fundamental physics as well as constrain the properties of putative dark matter particles. Further progress is now dependent on building a larger facility exploiting new detector technology and a larger field of view so that the known sources can be studied in more detail and the number of sources can be increased by an order of magnitude (Figure 7.10).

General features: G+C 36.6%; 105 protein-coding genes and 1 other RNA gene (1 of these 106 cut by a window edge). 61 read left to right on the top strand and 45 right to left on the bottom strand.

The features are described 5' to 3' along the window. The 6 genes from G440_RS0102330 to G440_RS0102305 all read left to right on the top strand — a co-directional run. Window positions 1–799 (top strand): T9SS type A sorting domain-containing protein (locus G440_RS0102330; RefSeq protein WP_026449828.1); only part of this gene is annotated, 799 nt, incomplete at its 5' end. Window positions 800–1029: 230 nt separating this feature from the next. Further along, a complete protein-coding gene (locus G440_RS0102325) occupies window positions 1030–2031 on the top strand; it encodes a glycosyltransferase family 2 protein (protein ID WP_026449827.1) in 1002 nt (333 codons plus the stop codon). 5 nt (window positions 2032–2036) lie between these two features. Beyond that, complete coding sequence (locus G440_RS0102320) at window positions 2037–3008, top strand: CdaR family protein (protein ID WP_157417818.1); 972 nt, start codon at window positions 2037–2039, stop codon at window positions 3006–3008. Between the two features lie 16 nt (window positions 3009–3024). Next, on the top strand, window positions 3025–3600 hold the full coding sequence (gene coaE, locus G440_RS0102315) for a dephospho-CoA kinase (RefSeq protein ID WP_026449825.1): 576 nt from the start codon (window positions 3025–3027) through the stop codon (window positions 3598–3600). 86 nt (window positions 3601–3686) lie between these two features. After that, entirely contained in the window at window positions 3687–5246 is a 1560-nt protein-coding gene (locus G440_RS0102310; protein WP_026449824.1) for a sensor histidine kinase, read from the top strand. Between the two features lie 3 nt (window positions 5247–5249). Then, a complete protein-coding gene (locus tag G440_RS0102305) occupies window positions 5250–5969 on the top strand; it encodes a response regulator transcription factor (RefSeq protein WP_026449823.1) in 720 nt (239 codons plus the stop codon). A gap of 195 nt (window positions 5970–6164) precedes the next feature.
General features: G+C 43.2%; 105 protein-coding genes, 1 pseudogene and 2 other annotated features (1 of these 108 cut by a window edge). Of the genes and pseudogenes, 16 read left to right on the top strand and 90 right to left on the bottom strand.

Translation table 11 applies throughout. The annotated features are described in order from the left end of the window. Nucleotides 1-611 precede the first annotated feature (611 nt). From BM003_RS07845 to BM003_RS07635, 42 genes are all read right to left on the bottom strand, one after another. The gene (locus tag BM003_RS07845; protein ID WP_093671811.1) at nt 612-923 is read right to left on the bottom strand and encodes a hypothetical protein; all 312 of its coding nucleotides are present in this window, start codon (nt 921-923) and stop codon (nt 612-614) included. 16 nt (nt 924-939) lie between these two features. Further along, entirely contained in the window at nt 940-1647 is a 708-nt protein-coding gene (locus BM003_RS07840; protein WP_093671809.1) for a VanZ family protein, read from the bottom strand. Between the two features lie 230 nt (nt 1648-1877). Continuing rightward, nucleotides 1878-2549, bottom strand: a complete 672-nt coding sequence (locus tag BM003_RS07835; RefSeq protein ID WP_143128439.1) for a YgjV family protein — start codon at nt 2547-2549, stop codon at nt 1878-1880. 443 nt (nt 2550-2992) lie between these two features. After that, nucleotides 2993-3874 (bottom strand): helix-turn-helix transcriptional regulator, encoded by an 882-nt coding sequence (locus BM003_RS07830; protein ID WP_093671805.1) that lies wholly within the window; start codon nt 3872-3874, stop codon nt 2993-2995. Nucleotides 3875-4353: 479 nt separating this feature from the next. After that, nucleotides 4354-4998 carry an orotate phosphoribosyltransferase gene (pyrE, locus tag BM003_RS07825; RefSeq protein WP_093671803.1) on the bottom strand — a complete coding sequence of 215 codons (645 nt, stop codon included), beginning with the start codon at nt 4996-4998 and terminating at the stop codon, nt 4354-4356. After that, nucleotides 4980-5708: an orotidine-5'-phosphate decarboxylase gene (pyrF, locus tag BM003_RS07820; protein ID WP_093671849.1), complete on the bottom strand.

Both the U.S. and the European communities are developing concepts for a next-generation array of ground-based telescopes with an effective area of roughly 1 square kilometer. The U.S. version of this facility (AGIS, the Advanced Gamma-ray Imaging System) was evaluated by the survey and the total cost, estimated to exceed $400 million, was considered too expensive to be entertained, despite technical risk being medium low. The European Čerenkov Telescope Array (CTA) is in a more advanced stage, and there is advantage in sharing the costs and operations in a Europe-U.S. collaboration. The committee recommends that the U.S. AGIS project join CTA for collaboration on a proposal that will combine the best features of both existing projects. Funding availability is likely to permit U.S. participation only as a minor partner, but the promise of this field is so high that continued involvement is strongly recommended. U.S. funding should be shared among DOE, NSF-AST, and NSF-PHY, as happened with VERITAS, and a notional $100 million spread between the agencies over the decade is recommended. Given the large project cost uncertainties, the current lack of a unified project plan, the project ranking, and the likely budget constraints in the coming decade, it will be necessary for the agencies to work quickly with the AGIS/CTA group to define a scope of U.S. involvement that is both significant and realistic.